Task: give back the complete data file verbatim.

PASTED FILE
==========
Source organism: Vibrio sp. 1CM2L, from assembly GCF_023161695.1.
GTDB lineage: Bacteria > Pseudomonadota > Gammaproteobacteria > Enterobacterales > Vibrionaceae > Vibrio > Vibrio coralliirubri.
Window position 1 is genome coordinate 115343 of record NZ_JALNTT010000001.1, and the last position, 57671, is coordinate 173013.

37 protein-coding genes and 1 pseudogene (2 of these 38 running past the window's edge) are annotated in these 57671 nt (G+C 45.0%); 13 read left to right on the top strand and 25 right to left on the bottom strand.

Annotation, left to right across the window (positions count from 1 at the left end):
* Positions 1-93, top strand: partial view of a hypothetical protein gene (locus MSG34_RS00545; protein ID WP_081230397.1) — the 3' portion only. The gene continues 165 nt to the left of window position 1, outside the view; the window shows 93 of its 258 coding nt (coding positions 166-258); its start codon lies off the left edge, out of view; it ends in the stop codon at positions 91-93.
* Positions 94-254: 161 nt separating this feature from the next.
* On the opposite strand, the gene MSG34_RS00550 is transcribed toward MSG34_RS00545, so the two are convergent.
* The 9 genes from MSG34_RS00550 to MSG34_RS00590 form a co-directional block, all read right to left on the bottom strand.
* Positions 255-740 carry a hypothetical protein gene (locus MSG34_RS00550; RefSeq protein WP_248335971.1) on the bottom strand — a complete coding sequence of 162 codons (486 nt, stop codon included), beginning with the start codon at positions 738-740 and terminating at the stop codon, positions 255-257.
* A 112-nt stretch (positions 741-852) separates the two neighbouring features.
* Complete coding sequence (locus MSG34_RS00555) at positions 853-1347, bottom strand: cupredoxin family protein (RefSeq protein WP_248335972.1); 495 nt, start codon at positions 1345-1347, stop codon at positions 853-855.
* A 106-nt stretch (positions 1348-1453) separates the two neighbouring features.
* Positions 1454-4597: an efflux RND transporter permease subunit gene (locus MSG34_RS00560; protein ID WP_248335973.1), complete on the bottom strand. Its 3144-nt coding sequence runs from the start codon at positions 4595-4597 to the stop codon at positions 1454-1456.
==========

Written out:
Source organism: Vibrio sp. 1CM2L, from assembly GCF_023161695.1.
GTDB lineage: Bacteria > Pseudomonadota > Gammaproteobacteria > Enterobacterales > Vibrionaceae > Vibrio > Vibrio coralliirubri.
Window position 1 is genome coordinate 115343 of record NZ_JALNTT010000001.1, and the last position, 57671, is coordinate 173013.

37 protein-coding genes and 1 pseudogene (2 of these 38 running past the window's edge) are annotated in these 57671 nt (G+C 45.0%); 13 read left to right on the top strand and 25 right to left on the bottom strand.

Annotation, left to right across the window (positions count from 1 at the left end):
* Positions 1-93, top strand: partial view of a hypothetical protein gene (locus MSG34_RS00545; protein ID WP_081230397.1) — the 3' portion only. The gene continues 165 nt to the left of window position 1, outside the view; the window shows 93 of its 258 coding nt (coding positions 166-258); its start codon lies off the left edge, out of view; it ends in the stop codon at positions 91-93.
* Positions 94-254: 161 nt separating this feature from the next.
* On the opposite strand, the gene MSG34_RS00550 is transcribed toward MSG34_RS00545, so the two are convergent.
* The 9 genes from MSG34_RS00550 to MSG34_RS00590 form a co-directional block, all read right to left on the bottom strand.
* Positions 255-740 carry a hypothetical protein gene (locus MSG34_RS00550; RefSeq protein WP_248335971.1) on the bottom strand — a complete coding sequence of 162 codons (486 nt, stop codon included), beginning with the start codon at positions 738-740 and terminating at the stop codon, positions 255-257.
* A 112-nt stretch (positions 741-852) separates the two neighbouring features.
* Complete coding sequence (locus MSG34_RS00555) at positions 853-1347, bottom strand: cupredoxin family protein (RefSeq protein WP_248335972.1); 495 nt, start codon at positions 1345-1347, stop codon at positions 853-855.
* A 106-nt stretch (positions 1348-1453) separates the two neighbouring features.
* Positions 1454-4597: an efflux RND transporter permease subunit gene (locus MSG34_RS00560; protein ID WP_248335973.1), complete on the bottom strand. Its 3144-nt coding sequence runs from the start codon at positions 4595-4597 to the stop codon at positions 1454-1456.